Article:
Hunter Pence, man, he’s a weird-lookin’ dude. His game is an awkward jumble of limbs and facial hair out of which eyes bulge in an apparent mixture of anger and surprise. I can only imagine what a first-time Pence observer must think when they see him and learn that he’s actually a really good player.
Between the unkempt hirsutism and the incongruous athletic ability, Pence is like a real-life version of Teen Wolf out there, only on the diamond instead of the hardwood or the squared circle. In fact, I fully expect him to perform handstands and back flips on the float for the parade that will inevitably follow another Giants’ even-year victory.
My dad has a neuro-muscular issue that affects his lower legs to the point where his calves are completely atrophied; it’s like a localized version of ALS. This affliction robbed him of the ability to run, forcing him out of sports in his teens and impacting his mobility ever since.
Pence, on the other hand, has made due quite well with what appears to be a pair of bendy straws sprouting forth from his hips. Somehow, in the midst of this whirling dervish that breaks at least two of Newton’s laws of motion, Pence has managed to fashion himself into more than just a sideshow act.
Over eight big league seasons, the Fort Worth product has put up a respectable .284/.338/.472 slash line while hitting 185 home runs and driving in 689. He’s been named to three All-Star teams, won a World Series with the Giants in 2012, and even took home the McCoveted Willie Mac Award, given annually to the Giants player who best exemplifies Willie McCovey’s spirit and leadership, in 2013.
As a result of all this, Pence has become a bit of a cult figure in Major League Baseball, inspiring legions of fans to create signs with clever phrases that portray the baseball player as sort of an anti-Chuck Norris. I mean, this is a cat who, in a supreme act of self-aware savoir faire, admitted in his World Series intro that he rides his scooter to the ballpark.
With that in mind, here’s just a small sampling of some of the Pence-centric phrases seen on placards from ballparks around the country (which includes, of course, the featured image):
Hunter Pence can’t parallel park
Hunter Pence likes the Godfather 3
Hunter Pence puts ketchup on his hot dog
Hunter Pence knows Victoria’s Secret
Hunter Pence remembered your birthday without Facebook
Hunter Pence wears a shirt when he swims
Hunter Pence pours the milk before the cereal
Hunter Pence hoards garden gnomes
And my personal favorite:
Hunter Pence doesn’t drink often, but when he does…he prefers Zima
Okay, that’s pretty funny. But was there really any point to all that, other than the one on my head? Well, yeah…sort of. The point is that Pence, whether in spite or because of his eccentricities, is a catalyst of sorts. He’s a touchstone for both teammates and fans, whether they root for or against the Giants.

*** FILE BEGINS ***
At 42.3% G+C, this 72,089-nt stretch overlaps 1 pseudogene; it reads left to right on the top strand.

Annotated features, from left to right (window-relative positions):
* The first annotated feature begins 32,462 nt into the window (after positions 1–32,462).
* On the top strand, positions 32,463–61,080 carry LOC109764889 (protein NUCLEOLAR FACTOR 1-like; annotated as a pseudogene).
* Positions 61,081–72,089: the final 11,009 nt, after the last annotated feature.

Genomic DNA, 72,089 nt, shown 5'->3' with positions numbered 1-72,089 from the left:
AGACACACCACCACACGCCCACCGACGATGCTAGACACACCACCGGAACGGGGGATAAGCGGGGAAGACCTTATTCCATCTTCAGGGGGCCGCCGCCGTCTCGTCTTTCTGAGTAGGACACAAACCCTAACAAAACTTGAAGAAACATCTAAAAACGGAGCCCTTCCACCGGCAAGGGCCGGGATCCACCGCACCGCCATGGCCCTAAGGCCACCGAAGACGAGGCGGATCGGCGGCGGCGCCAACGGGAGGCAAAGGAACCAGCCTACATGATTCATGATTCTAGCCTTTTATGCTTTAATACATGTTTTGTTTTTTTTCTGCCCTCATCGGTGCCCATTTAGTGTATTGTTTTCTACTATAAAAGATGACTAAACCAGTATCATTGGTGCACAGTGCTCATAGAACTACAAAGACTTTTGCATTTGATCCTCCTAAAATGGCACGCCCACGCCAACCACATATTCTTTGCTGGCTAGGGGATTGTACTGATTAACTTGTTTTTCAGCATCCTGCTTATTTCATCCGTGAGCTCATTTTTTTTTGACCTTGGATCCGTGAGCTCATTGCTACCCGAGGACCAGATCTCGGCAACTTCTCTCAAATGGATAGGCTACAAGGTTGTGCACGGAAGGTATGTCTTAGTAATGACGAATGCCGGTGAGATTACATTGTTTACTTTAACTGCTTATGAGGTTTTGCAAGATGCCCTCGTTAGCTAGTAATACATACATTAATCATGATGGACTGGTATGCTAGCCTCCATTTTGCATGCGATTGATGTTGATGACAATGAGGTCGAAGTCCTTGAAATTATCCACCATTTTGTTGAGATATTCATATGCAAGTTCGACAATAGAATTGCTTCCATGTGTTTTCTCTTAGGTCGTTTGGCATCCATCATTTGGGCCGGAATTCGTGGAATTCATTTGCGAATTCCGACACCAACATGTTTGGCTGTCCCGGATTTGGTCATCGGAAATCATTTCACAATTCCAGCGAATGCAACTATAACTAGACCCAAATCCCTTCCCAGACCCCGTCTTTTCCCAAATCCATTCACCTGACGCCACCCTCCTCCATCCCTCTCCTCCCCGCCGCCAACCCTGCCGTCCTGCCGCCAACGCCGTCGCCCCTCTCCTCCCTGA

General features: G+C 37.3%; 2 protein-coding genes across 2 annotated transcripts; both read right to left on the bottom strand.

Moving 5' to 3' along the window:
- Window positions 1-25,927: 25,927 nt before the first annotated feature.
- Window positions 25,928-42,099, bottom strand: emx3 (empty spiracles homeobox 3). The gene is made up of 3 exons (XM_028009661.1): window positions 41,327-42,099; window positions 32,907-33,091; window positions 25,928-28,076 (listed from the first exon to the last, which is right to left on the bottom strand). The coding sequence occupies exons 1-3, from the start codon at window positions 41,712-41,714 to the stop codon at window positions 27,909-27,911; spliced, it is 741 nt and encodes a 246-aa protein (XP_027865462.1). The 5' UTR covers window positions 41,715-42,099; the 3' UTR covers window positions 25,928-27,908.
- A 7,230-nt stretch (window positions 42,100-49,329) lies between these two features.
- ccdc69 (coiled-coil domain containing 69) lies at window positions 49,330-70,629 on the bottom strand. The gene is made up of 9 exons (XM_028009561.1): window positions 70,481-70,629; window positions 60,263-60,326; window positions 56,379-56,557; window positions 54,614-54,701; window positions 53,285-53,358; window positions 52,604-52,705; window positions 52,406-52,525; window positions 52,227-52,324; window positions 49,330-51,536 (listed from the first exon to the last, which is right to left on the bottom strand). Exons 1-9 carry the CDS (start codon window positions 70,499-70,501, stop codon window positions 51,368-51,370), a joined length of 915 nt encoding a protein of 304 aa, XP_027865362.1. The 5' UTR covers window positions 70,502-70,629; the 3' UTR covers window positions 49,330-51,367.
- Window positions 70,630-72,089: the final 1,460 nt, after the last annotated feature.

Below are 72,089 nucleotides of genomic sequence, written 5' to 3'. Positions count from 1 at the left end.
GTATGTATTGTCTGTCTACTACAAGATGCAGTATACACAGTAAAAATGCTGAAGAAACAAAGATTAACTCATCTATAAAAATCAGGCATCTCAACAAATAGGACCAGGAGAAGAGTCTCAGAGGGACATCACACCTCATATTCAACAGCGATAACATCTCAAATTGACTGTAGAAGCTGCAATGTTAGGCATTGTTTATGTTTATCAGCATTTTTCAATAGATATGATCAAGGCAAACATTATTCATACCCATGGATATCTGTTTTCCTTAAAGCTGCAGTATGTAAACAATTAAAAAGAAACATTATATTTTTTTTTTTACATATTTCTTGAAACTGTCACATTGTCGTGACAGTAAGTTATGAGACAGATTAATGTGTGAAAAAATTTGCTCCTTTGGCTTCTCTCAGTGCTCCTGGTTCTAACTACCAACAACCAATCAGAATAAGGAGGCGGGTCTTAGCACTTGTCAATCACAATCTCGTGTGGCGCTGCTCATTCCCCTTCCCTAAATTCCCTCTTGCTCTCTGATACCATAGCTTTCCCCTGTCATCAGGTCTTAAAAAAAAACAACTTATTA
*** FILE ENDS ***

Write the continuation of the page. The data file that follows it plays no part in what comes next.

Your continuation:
And the best part about it: Hunter Pence revels in it. He doesn’t take himself too seriously and he appears to genuinely enjoy playing the game of baseball while also making it more fun to watch. Doesn’t every team want a guy like that, someone who the organization and its fans can sort of rally behind?
The Cubs have had some players like that before, guys who engendered a loyalty and camaraderie both in the clubhouse and in the stands. But have they ever had a guy quite like this?
Mark Grace had that old-school, grindy feel that made you realize he was getting more out of his God-given lack of athleticism than you would have. Plus, he didn’t use batting gloves. He was a hilarious spinner of yarns and buster of slumps, but he was also somewhat of a horse’s ass at times, to the point that he alienated many fans.
Sammy Sosa was another who conducted himself with a boisterous enthusiasm, playing with both the personality and physique of an animated character. Sosa too inspired signs in the crowd, though many were harshly derisive of his “alleged” cheating rather than being cheekily humorous like those listed above.
Perhaps the most apt Cubs comparison to the exploits of Hunter Pence would be the great Shawon Dunston, The namesake of baseball’s greatest sign, the Shawn-O-Meter, was freakishly athletic, a little quirky, and had a smile that lit up Wrigley a full three years before 8/8/88. He was never the best player on the team, but he was a great character and an integral piece.
I’d love to see a guy like that at 1060 W. Addison again. Starlin Castro is a bit too reclusive and aloof and Anthony Rizzo is likely more of the sterotypical leader. Kris Bryant is too dreamy and Jorge Soler may not be the guy to really energize the masses. So who does that leave us?
Could Javier Baez be that guy? If he’s able to harness that brutal swing, he’s already got one Pence trait down cold. Then again, does he possess or can he develop the easy-going sense of self-confidence and self-deprecation required to play that role? Does a guy with the MLB logo tattooed on the back of his neck take himself too seriously or can he use that as his own personal Hunter Pence sign?
And who knows, maybe the Cubs’ de facto mascot is a guy we’ve never even heard of yet. Maybe we never will. While, at the end of the day, I’d rather have my team hated for winning baseball games than have a player with such aplomb that the rest of the world embraces him too. But I’ll be damned if having a dude like that around isn’t a lot of fun.
I’m not all that excited for either team in the Fall Classic, to be honest. But I have to admit that seeing Pence out there with his googly eyes and his weird beard just put a smile on my face. I’d love to wear that same smile while watching some goofball in blue pinstripes circle the bases on the big video board in left field next season.
Then again, I also prefer baths, eat pizza with a fork, and can’t shuffle playing cards.